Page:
Published: September 29, 2011
Professor Olga Winbush of the School of Human Development and Family Studies traveled to New England during the summer break to present at the Institute on Descriptive Inquiry conference held at Bennington College in Bennington, Vt. Dr. Winbush’s presentation examined the use of Descriptive Inquiry in African-American children’s literacy acquisition.
“Descriptive Inquiry is a methodology designed to explore and examine educational practices that surround education and learner development,” said Dr. Winbush on the topic. “My presentation, as all of the presentations and discussions, took place within a seminar style format, where I shared samples of African-American children’s writings within descriptive inquiry. The participants described how they saw the styles of writing, structure, tone, connections, presence of the child and the child’s thoughts, feelings, and ideas, and from there these writings were used to build upon developing theory, which I presented, on the ways in which African-American children engage in and develop literacy.”
Dr. Winbush’s remarks were drawn from her work, documentation, and research that she did as the literacy curriculum consultant at an after-school program in Pasadena called Bridging Resources in Technology and Education. She served as a program consultant for six years until its conclusion in 2008.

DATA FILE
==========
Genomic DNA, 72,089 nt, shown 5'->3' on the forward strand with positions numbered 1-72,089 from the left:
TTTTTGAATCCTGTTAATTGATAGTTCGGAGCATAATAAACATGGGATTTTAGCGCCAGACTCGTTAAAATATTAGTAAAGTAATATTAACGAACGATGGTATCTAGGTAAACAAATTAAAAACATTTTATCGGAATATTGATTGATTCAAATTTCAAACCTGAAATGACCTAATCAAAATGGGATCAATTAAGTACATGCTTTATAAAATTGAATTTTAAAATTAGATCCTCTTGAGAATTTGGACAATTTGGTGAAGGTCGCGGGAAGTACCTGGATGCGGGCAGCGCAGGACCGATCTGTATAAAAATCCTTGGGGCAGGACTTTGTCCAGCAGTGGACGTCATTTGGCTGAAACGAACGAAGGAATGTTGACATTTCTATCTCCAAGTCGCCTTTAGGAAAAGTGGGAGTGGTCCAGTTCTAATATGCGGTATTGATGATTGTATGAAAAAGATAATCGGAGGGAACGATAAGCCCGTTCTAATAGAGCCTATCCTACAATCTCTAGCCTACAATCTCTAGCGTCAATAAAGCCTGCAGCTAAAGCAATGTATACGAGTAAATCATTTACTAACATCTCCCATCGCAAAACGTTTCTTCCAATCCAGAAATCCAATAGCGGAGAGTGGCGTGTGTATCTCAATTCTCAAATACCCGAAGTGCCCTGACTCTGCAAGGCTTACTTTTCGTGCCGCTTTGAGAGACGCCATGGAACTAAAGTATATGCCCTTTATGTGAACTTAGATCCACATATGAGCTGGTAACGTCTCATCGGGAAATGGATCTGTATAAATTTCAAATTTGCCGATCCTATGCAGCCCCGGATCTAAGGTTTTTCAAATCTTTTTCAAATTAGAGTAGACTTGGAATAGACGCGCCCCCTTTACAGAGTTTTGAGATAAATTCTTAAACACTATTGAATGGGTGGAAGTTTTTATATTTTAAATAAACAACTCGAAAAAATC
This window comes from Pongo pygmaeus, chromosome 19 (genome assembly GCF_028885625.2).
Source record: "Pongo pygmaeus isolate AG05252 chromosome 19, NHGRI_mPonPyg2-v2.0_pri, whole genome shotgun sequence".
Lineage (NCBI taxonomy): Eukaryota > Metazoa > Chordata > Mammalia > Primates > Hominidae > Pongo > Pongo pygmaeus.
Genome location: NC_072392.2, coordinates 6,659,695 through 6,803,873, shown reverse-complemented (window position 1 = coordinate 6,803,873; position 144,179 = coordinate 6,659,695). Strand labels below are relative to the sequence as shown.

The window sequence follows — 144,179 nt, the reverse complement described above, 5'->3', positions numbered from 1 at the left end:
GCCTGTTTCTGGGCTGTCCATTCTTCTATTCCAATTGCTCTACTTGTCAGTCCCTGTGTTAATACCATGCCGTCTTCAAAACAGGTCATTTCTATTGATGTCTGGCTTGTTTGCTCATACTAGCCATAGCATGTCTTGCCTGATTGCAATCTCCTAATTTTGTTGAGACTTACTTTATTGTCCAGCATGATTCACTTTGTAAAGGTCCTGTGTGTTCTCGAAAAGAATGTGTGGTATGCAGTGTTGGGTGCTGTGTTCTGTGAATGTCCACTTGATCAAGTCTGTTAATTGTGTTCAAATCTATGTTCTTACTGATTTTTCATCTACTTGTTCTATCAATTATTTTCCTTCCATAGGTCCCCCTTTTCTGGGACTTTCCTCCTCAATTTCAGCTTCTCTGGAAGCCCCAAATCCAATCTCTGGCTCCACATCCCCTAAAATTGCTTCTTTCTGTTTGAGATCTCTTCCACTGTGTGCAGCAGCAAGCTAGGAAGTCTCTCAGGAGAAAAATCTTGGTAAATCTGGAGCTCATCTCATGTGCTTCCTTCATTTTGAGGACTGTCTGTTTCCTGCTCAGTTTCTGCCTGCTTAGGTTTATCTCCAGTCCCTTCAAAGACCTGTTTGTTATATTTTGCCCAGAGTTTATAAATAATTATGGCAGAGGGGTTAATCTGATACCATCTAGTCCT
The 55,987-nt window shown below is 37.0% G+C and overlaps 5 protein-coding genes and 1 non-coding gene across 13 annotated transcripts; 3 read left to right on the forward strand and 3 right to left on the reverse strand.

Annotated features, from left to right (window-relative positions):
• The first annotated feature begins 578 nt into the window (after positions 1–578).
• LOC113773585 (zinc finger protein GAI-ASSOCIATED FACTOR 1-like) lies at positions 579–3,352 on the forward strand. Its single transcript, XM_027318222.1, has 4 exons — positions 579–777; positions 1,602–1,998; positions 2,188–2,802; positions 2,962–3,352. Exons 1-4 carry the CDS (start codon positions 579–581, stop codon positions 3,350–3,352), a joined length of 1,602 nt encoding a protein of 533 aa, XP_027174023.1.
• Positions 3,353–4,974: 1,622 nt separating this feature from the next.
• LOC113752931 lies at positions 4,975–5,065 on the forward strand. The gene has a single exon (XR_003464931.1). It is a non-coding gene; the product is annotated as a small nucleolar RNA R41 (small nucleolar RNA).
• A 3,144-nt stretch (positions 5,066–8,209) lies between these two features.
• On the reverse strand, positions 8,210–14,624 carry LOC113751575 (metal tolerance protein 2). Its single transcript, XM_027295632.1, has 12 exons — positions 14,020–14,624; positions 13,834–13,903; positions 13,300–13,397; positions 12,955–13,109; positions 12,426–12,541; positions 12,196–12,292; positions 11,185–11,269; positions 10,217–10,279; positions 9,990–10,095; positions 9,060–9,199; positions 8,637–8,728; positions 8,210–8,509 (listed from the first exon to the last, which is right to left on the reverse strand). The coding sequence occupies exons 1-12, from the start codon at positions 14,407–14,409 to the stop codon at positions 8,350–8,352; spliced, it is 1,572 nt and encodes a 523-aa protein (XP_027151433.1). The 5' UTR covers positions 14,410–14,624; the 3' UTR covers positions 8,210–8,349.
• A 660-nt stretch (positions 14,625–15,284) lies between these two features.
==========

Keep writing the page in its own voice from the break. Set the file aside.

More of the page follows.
This is the first time Dr. Winbush has presented at the institute, which advances Descriptive Inquiry research and work done by Patricia Carini, Cecelia Traugh, the Prospect Center for Education and Research, and the Institute on Descriptive Inquiry based in Vermont and New York.
Back at Pacific Oaks, Dr. Winbush uses Descriptive Inquiry in four of her courses: HD 380 Children’s Autobiographical Narratives as Social Justice Curriculum, HD 580 Advanced Studies in Children’s Autobiographical Narratives as Social Justice Curriculum, HD 400 Working with Children in a Diverse World and HD 600 Advanced Studies in Working with Children in a Diverse World, and a modified sampling of Descriptive Inquiry in HD 606 Advanced Studies in Emergent Curriculum: Reflecting Learners’ Lives. In addition, Descriptive Inquiry is used in assessment of student learning throughout Human Development’s core courses.
Click here to learn more about Dr. Winbush’s work.